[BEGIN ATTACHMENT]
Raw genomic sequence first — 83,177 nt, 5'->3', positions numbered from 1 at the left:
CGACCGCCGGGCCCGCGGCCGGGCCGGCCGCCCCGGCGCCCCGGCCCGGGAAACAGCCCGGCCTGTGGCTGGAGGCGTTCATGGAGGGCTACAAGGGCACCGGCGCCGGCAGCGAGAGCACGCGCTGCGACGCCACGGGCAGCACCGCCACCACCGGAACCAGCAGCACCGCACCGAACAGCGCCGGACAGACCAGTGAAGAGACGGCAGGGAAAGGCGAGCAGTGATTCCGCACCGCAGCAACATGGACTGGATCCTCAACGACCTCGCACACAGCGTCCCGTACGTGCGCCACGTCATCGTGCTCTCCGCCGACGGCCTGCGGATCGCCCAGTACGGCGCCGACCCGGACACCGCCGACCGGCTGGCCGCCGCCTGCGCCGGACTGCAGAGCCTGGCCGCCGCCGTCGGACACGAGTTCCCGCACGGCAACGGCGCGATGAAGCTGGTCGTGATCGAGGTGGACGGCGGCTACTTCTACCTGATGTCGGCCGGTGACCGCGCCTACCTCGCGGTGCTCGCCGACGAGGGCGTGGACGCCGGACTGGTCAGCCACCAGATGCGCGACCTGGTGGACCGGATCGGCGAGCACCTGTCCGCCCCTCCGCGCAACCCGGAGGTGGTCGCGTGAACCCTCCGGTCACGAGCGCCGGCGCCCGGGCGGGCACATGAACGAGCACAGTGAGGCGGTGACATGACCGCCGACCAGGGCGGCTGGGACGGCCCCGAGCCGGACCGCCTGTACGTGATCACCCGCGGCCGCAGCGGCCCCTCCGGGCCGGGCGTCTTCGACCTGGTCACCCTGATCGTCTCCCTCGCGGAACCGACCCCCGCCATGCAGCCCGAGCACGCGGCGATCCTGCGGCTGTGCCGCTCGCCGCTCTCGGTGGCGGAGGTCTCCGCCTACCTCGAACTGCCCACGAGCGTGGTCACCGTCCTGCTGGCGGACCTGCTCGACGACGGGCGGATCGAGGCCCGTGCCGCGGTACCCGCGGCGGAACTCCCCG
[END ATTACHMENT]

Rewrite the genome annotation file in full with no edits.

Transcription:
Raw genomic sequence first — 83,177 nt, 5'->3', positions numbered from 1 at the left:
CGACCGCCGGGCCCGCGGCCGGGCCGGCCGCCCCGGCGCCCCGGCCCGGGAAACAGCCCGGCCTGTGGCTGGAGGCGTTCATGGAGGGCTACAAGGGCACCGGCGCCGGCAGCGAGAGCACGCGCTGCGACGCCACGGGCAGCACCGCCACCACCGGAACCAGCAGCACCGCACCGAACAGCGCCGGACAGACCAGTGAAGAGACGGCAGGGAAAGGCGAGCAGTGATTCCGCACCGCAGCAACATGGACTGGATCCTCAACGACCTCGCACACAGCGTCCCGTACGTGCGCCACGTCATCGTGCTCTCCGCCGACGGCCTGCGGATCGCCCAGTACGGCGCCGACCCGGACACCGCCGACCGGCTGGCCGCCGCCTGCGCCGGACTGCAGAGCCTGGCCGCCGCCGTCGGACACGAGTTCCCGCACGGCAACGGCGCGATGAAGCTGGTCGTGATCGAGGTGGACGGCGGCTACTTCTACCTGATGTCGGCCGGTGACCGCGCCTACCTCGCGGTGCTCGCCGACGAGGGCGTGGACGCCGGACTGGTCAGCCACCAGATGCGCGACCTGGTGGACCGGATCGGCGAGCACCTGTCCGCCCCTCCGCGCAACCCGGAGGTGGTCGCGTGAACCCTCCGGTCACGAGCGCCGGCGCCCGGGCGGGCACATGAACGAGCACAGTGAGGCGGTGACATGACCGCCGACCAGGGCGGCTGGGACGGCCCCGAGCCGGACCGCCTGTACGTGATCACCCGCGGCCGCAGCGGCCCCTCCGGGCCGGGCGTCTTCGACCTGGTCACCCTGATCGTCTCCCTCGCGGAACCGACCCCCGCCATGCAGCCCGAGCACGCGGCGATCCTGCGGCTGTGCCGCTCGCCGCTCTCGGTGGCGGAGGTCTCCGCCTACCTCGAACTGCCCACGAGCGTGGTCACCGTCCTGCTGGCGGACCTGCTCGACGACGGGCGGATCGAGGCCCGTGCCGCGGTACCCGCGGCGGAACTCCCCG